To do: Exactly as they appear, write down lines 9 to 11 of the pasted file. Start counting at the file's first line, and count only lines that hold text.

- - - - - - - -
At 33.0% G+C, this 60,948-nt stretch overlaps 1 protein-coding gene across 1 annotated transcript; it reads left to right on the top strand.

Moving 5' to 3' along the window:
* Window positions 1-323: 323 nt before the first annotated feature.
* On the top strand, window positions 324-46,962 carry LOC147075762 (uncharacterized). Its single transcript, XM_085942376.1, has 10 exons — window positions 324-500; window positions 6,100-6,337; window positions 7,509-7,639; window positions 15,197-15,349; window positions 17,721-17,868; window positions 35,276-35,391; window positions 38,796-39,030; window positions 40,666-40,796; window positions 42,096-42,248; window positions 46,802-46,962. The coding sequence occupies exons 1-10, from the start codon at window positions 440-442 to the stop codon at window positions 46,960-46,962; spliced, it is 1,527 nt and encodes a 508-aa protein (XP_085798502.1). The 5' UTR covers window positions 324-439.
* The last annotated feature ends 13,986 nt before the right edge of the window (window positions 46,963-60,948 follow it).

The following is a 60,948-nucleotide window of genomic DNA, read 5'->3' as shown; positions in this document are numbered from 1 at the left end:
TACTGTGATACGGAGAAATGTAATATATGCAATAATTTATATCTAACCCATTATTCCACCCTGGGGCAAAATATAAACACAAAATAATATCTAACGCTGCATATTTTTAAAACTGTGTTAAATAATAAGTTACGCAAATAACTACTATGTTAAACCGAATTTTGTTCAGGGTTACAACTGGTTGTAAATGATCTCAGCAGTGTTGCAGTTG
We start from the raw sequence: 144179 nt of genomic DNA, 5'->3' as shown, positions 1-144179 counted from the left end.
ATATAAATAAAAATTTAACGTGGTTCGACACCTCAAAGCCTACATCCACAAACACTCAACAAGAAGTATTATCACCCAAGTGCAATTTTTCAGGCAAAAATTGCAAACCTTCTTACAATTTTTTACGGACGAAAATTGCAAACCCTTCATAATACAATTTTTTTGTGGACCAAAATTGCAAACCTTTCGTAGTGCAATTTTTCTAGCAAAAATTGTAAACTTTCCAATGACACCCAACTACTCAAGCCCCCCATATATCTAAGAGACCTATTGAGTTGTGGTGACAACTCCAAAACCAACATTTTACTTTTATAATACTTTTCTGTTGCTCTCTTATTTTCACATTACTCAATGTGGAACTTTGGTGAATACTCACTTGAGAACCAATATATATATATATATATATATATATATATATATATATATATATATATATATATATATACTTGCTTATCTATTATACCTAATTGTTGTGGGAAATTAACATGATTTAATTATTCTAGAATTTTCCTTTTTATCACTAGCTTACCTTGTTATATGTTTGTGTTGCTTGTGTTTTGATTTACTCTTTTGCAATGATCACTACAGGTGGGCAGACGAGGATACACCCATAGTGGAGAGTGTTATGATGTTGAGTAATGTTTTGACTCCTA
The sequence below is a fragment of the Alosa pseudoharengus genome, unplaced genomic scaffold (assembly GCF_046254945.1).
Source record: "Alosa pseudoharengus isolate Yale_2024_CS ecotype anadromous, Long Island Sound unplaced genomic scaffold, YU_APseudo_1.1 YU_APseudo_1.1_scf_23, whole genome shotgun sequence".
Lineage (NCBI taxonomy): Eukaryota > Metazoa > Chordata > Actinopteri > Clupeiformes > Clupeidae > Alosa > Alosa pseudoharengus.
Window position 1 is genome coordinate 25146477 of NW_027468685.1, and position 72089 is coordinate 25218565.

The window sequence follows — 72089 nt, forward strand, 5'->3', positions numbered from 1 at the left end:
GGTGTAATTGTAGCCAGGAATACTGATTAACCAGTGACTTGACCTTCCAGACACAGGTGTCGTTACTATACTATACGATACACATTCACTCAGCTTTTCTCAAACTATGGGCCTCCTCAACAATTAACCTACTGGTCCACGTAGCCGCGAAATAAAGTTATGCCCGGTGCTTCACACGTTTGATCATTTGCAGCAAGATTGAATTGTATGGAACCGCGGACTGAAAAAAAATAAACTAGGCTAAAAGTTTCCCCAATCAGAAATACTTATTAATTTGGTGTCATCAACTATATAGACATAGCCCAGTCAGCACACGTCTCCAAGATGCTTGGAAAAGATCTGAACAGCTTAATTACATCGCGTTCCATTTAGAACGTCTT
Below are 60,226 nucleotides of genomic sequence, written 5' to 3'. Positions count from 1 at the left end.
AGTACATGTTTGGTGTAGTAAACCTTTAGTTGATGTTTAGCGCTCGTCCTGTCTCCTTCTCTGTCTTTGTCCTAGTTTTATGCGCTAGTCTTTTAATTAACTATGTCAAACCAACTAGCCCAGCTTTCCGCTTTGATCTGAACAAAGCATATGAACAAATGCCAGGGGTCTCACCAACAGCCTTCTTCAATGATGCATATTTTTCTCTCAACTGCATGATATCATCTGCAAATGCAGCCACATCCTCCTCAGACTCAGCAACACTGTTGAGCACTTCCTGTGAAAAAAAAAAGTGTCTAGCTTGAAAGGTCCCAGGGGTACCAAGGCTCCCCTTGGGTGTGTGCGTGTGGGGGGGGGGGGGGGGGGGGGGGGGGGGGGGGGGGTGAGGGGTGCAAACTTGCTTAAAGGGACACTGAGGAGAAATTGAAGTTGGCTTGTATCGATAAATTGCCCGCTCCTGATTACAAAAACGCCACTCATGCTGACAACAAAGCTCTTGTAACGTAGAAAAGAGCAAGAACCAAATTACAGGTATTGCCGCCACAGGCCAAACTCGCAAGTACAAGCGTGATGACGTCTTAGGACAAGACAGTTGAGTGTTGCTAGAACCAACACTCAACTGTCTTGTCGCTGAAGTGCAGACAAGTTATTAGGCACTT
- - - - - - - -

ATATAAATAAAAATTTAACGTGGTTCGACACCTCAAAGCCTACATCCACAAACACTCAACAAGAAGTATTATCACCCAAGTGCAATTTTTCAGGCAAAAATTGCAAACCTTCTTACAATTTTTTACGGACGAAAATTGCAAACCCTTCATAATACAATTTTTTTGTGGACCAAAATTGCAAACCTTTCGTAGTGCAATTTTTCTAGCAAAAATTGTAAACTTTCCAATGACACCCAACTACTCAAGCCCCCCATATATCTAAGAGACCTATTGAGTTGTGGTGACAACTCCAAAACCAACATTTTACTTTTATAATACTTTTCTGTTGCTCTCTTATTTTCACATTACTCAATGTGGAACTTTGGTGAATACTCACTTGAGAACCAATATATATATATATATATATATATATATATATATATATATATATATATATATATATATACTTGCTTATCTATTATACCTAATTGTTGTGGGAAATTAACATGATTTAATTATTCTAGAATTTTCCTTTTTATCACTAGCTTACCTTGTTATATGTTTGTGTTGCTTGTGTTTTGATTTACTCTTTTGCAATGATCACTACAGGTGGGCAGACGAGGATACACCCATAGTGGAGAGTGTTATGATGTTGAGTAATGTTTTGACTCCTA
The sequence below is a fragment of the Alosa pseudoharengus genome, unplaced genomic scaffold (assembly GCF_046254945.1).
Source record: "Alosa pseudoharengus isolate Yale_2024_CS ecotype anadromous, Long Island Sound unplaced genomic scaffold, YU_APseudo_1.1 YU_APseudo_1.1_scf_23, whole genome shotgun sequence".